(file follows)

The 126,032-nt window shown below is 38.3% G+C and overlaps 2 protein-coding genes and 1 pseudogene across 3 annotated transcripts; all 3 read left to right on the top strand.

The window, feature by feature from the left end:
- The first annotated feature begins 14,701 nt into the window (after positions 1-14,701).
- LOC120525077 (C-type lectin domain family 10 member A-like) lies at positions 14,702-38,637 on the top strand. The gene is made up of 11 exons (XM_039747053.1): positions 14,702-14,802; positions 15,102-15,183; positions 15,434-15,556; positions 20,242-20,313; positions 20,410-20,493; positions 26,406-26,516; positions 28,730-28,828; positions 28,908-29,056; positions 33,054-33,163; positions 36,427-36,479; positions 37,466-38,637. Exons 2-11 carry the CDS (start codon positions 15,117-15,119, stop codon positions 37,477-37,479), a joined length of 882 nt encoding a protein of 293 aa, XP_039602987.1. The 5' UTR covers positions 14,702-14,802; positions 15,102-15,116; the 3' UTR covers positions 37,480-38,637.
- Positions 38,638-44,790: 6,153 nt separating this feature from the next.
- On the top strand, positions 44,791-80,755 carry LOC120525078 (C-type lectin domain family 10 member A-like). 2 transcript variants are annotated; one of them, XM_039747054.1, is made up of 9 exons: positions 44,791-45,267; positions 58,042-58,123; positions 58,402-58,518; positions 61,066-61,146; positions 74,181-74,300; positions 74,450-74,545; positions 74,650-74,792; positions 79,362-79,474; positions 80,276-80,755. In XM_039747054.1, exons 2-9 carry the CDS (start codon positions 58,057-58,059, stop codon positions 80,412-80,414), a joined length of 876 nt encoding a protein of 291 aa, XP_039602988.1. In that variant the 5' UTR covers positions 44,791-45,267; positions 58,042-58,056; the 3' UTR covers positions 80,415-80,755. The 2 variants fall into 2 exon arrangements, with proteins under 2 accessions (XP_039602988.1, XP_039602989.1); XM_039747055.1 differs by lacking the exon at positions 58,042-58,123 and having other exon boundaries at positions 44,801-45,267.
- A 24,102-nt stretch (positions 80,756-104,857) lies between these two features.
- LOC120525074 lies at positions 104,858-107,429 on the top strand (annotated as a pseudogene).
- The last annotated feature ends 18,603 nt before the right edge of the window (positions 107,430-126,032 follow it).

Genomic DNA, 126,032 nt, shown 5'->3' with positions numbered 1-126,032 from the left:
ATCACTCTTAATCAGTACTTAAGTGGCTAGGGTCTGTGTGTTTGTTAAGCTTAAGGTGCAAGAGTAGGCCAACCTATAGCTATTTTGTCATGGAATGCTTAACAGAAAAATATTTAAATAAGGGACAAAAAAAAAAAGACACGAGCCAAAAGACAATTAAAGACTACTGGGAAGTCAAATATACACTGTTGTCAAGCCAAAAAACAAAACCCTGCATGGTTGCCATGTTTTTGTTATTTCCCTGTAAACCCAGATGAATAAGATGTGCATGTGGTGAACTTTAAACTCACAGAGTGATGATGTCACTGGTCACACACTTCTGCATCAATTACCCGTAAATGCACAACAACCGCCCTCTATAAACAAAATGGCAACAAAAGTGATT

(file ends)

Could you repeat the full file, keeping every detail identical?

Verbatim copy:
The 126,032-nt window shown below is 38.3% G+C and overlaps 2 protein-coding genes and 1 pseudogene across 3 annotated transcripts; all 3 read left to right on the top strand.

The window, feature by feature from the left end:
- The first annotated feature begins 14,701 nt into the window (after positions 1-14,701).
- LOC120525077 (C-type lectin domain family 10 member A-like) lies at positions 14,702-38,637 on the top strand. The gene is made up of 11 exons (XM_039747053.1): positions 14,702-14,802; positions 15,102-15,183; positions 15,434-15,556; positions 20,242-20,313; positions 20,410-20,493; positions 26,406-26,516; positions 28,730-28,828; positions 28,908-29,056; positions 33,054-33,163; positions 36,427-36,479; positions 37,466-38,637. Exons 2-11 carry the CDS (start codon positions 15,117-15,119, stop codon positions 37,477-37,479), a joined length of 882 nt encoding a protein of 293 aa, XP_039602987.1. The 5' UTR covers positions 14,702-14,802; positions 15,102-15,116; the 3' UTR covers positions 37,480-38,637.
- Positions 38,638-44,790: 6,153 nt separating this feature from the next.
- On the top strand, positions 44,791-80,755 carry LOC120525078 (C-type lectin domain family 10 member A-like). 2 transcript variants are annotated; one of them, XM_039747054.1, is made up of 9 exons: positions 44,791-45,267; positions 58,042-58,123; positions 58,402-58,518; positions 61,066-61,146; positions 74,181-74,300; positions 74,450-74,545; positions 74,650-74,792; positions 79,362-79,474; positions 80,276-80,755. In XM_039747054.1, exons 2-9 carry the CDS (start codon positions 58,057-58,059, stop codon positions 80,412-80,414), a joined length of 876 nt encoding a protein of 291 aa, XP_039602988.1. In that variant the 5' UTR covers positions 44,791-45,267; positions 58,042-58,056; the 3' UTR covers positions 80,415-80,755. The 2 variants fall into 2 exon arrangements, with proteins under 2 accessions (XP_039602988.1, XP_039602989.1); XM_039747055.1 differs by lacking the exon at positions 58,042-58,123 and having other exon boundaries at positions 44,801-45,267.
- A 24,102-nt stretch (positions 80,756-104,857) lies between these two features.
- LOC120525074 lies at positions 104,858-107,429 on the top strand (annotated as a pseudogene).
- The last annotated feature ends 18,603 nt before the right edge of the window (positions 107,430-126,032 follow it).

Genomic DNA, 126,032 nt, shown 5'->3' with positions numbered 1-126,032 from the left:
ATCACTCTTAATCAGTACTTAAGTGGCTAGGGTCTGTGTGTTTGTTAAGCTTAAGGTGCAAGAGTAGGCCAACCTATAGCTATTTTGTCATGGAATGCTTAACAGAAAAATATTTAAATAAGGGACAAAAAAAAAAAGACACGAGCCAAAAGACAATTAAAGACTACTGGGAAGTCAAATATACACTGTTGTCAAGCCAAAAAACAAAACCCTGCATGGTTGCCATGTTTTTGTTATTTCCCTGTAAACCCAGATGAATAAGATGTGCATGTGGTGAACTTTAAACTCACAGAGTGATGATGTCACTGGTCACACACTTCTGCATCAATTACCCGTAAATGCACAACAACCGCCCTCTATAAACAAAATGGCAACAAAAGTGATT